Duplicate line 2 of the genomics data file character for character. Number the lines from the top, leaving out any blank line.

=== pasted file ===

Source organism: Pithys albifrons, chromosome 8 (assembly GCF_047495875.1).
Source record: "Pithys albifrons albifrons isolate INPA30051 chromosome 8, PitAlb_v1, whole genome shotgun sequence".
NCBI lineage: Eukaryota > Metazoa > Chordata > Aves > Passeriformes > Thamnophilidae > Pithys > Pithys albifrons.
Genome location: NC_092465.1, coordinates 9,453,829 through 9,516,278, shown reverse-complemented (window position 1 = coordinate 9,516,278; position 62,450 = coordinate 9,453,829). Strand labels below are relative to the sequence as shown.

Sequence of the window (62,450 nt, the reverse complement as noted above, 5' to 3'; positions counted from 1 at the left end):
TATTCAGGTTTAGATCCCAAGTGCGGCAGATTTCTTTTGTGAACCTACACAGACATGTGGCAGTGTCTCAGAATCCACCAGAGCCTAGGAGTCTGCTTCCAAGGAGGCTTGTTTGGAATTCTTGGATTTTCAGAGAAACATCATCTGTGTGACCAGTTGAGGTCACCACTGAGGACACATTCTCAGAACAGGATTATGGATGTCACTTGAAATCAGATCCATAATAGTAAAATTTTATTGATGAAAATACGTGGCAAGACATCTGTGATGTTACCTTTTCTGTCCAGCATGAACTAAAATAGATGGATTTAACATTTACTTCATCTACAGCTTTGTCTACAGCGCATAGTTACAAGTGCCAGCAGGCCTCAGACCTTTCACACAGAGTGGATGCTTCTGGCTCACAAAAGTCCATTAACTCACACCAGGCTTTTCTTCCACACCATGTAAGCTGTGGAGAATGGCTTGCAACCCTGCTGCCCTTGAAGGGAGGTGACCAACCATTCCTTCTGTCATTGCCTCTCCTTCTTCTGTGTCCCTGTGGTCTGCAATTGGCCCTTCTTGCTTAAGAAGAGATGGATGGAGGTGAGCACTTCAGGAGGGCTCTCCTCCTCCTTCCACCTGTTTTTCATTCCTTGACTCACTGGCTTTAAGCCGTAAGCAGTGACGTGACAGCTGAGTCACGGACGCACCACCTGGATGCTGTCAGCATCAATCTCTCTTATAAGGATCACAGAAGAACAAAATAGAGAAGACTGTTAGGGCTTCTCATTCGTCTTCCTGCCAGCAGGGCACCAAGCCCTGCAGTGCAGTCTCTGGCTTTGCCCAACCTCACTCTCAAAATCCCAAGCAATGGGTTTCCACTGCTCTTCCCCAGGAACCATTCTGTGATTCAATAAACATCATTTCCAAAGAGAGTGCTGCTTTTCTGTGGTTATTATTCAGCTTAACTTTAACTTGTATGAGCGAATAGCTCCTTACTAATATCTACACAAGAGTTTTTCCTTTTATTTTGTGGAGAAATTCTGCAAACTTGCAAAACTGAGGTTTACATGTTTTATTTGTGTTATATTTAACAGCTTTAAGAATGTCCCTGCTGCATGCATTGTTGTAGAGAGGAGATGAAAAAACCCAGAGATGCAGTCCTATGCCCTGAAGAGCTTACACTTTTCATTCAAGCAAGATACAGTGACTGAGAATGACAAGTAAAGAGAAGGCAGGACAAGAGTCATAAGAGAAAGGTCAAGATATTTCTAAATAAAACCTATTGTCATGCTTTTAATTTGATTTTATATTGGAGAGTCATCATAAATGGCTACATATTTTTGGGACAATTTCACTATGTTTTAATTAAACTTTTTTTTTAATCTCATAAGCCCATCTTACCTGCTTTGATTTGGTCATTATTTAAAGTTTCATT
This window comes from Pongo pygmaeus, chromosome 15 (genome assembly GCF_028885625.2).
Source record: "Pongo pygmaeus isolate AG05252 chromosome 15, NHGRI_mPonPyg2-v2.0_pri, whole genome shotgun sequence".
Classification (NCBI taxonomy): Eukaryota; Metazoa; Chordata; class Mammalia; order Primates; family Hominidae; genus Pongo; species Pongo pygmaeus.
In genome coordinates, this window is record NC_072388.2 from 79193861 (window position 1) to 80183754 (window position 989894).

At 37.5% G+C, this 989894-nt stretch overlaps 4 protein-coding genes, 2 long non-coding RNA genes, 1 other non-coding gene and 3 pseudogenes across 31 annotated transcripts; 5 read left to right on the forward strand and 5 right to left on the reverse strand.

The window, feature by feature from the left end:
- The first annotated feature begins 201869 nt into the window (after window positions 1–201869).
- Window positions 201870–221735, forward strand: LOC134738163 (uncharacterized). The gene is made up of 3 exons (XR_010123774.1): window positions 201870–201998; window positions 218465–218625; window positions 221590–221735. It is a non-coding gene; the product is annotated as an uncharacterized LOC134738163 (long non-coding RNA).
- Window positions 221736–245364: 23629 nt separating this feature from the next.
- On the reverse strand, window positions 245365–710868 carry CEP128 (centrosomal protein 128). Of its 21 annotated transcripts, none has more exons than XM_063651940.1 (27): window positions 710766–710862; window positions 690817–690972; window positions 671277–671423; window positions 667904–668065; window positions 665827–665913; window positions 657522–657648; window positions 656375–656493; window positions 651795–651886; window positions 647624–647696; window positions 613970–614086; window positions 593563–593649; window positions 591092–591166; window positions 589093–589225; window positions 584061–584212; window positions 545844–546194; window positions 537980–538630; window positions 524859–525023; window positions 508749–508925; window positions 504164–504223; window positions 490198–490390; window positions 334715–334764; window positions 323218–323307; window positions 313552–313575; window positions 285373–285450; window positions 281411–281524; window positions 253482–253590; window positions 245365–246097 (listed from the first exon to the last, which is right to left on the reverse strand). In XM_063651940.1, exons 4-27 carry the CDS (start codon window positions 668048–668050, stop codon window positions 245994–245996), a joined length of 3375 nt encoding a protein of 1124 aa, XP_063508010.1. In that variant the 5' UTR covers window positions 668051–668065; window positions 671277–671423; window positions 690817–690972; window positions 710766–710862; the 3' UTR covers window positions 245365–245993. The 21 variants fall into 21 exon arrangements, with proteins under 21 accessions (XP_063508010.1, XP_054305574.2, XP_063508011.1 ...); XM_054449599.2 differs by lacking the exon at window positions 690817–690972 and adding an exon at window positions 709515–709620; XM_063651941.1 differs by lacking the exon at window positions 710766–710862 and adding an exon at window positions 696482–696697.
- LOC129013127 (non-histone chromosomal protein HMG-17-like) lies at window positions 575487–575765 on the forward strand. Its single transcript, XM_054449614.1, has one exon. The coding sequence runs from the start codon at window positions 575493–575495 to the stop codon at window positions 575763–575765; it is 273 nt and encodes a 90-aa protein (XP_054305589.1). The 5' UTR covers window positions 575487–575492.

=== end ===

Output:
Source record: "Pithys albifrons albifrons isolate INPA30051 chromosome 8, PitAlb_v1, whole genome shotgun sequence".